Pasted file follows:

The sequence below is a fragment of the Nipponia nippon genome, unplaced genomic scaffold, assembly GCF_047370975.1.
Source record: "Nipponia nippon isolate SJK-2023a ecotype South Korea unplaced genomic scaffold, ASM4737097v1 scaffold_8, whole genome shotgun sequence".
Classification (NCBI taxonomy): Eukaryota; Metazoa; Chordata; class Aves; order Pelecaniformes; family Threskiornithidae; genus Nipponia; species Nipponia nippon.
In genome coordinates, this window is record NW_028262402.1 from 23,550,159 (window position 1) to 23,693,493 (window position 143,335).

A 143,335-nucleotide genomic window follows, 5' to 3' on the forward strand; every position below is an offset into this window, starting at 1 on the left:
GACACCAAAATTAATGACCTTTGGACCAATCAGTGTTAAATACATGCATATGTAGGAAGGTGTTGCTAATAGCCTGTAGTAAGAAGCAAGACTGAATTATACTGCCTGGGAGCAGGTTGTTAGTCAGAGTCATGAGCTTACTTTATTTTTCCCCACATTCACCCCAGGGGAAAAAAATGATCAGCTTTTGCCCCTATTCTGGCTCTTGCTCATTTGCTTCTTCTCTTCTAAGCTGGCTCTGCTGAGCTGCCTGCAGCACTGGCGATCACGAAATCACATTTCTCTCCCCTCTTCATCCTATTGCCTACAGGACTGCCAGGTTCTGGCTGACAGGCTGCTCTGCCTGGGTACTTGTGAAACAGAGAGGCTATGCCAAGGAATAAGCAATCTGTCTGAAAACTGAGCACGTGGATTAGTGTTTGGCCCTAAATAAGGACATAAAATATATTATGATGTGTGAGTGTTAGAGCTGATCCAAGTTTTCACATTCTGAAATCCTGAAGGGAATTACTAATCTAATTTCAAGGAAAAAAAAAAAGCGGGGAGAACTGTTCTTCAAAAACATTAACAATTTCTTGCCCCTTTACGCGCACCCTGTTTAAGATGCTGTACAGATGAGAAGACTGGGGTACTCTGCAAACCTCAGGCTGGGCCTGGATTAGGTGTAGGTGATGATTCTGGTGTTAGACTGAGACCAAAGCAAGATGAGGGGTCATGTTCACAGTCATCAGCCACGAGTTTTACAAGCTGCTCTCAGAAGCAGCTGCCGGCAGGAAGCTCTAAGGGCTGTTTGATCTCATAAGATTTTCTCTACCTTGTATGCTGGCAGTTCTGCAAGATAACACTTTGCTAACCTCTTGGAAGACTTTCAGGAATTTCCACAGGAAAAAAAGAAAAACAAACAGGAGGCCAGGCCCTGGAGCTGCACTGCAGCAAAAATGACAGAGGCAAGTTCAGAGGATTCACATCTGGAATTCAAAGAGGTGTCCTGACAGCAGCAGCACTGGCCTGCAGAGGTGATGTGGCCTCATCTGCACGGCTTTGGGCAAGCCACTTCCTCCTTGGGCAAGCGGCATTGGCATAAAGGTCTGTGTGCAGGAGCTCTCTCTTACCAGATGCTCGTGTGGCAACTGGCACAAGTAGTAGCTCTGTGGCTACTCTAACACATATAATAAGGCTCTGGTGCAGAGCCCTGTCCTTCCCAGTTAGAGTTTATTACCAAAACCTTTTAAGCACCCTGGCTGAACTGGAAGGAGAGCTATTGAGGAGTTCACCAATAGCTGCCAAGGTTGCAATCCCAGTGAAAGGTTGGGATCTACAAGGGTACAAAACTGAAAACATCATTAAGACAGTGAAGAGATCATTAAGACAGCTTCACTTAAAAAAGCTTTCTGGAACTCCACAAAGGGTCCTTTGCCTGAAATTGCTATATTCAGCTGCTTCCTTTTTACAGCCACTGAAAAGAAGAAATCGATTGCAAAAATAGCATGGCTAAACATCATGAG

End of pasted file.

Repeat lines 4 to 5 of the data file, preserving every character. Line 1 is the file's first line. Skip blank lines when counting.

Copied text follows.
In genome coordinates, this window is record NW_028262402.1 from 23,550,159 (window position 1) to 23,693,493 (window position 143,335).

A 143,335-nucleotide genomic window follows, 5' to 3' on the forward strand; every position below is an offset into this window, starting at 1 on the left: